Baltimore’s port stopped all operations because 2, 000 union longshoremen walked off the job in a contract dispute, hindering imported cargo that included cars from Mazda and BMW.
The strike adds pressure to the automotive supply chain as Baltimore keeps getting auto contracts that were usually going to the east coast ports in New York and New Jersey. Mazda has already struck a five-year contract deal in August that will see as many as 65, 000 vehicles a year brought inside the US through the port from Japan, while Fiat plans to ship 30,000 cars as well.
“If an agreement can be reached within the next day or two, we don’t think there will be a huge economic impact,” Richard Scher, a spokesman for the Maryland Port Administration, said in an interview. “If it continues a week or two weeks, then you’re looking at some significant economic impacts.”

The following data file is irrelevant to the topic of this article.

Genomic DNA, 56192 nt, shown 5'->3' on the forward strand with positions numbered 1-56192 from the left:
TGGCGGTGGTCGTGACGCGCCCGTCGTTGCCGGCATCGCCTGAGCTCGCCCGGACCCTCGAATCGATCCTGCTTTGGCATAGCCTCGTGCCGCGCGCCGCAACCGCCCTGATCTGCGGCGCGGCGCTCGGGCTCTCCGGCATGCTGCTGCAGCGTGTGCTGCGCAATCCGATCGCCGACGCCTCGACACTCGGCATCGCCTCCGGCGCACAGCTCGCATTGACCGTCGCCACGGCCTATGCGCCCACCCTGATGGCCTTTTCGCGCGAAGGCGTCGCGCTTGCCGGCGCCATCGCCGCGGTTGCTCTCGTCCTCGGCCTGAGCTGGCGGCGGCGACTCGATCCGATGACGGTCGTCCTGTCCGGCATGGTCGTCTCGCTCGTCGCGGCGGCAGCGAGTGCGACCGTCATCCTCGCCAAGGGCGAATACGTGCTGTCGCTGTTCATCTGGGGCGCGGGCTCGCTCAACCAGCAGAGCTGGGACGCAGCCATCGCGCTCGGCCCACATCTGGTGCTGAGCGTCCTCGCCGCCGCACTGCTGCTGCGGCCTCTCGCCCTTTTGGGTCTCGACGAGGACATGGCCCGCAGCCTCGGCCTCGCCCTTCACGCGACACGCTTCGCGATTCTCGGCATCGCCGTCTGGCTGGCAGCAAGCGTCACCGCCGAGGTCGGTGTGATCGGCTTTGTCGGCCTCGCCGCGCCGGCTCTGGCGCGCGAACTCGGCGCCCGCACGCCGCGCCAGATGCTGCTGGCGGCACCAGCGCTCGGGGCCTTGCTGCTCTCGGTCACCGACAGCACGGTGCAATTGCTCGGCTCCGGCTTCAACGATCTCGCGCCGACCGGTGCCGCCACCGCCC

“Like everyone else who uses the Port of Baltimore we’re hoping the strike is short and that business as usual returns as soon as possible,” said Ken Sparks, a spokesman for BMW North America. “Baltimore is one of our three ports on the East Coast and of course we always have contingency plans should any location not be available for a period of time.”
The Port of Baltimore is today the 12th biggest in the US by container volume numbers, and reigns as one of the top ten employment centers in the state, according to the Maryland Port Administration’s most recent annual report.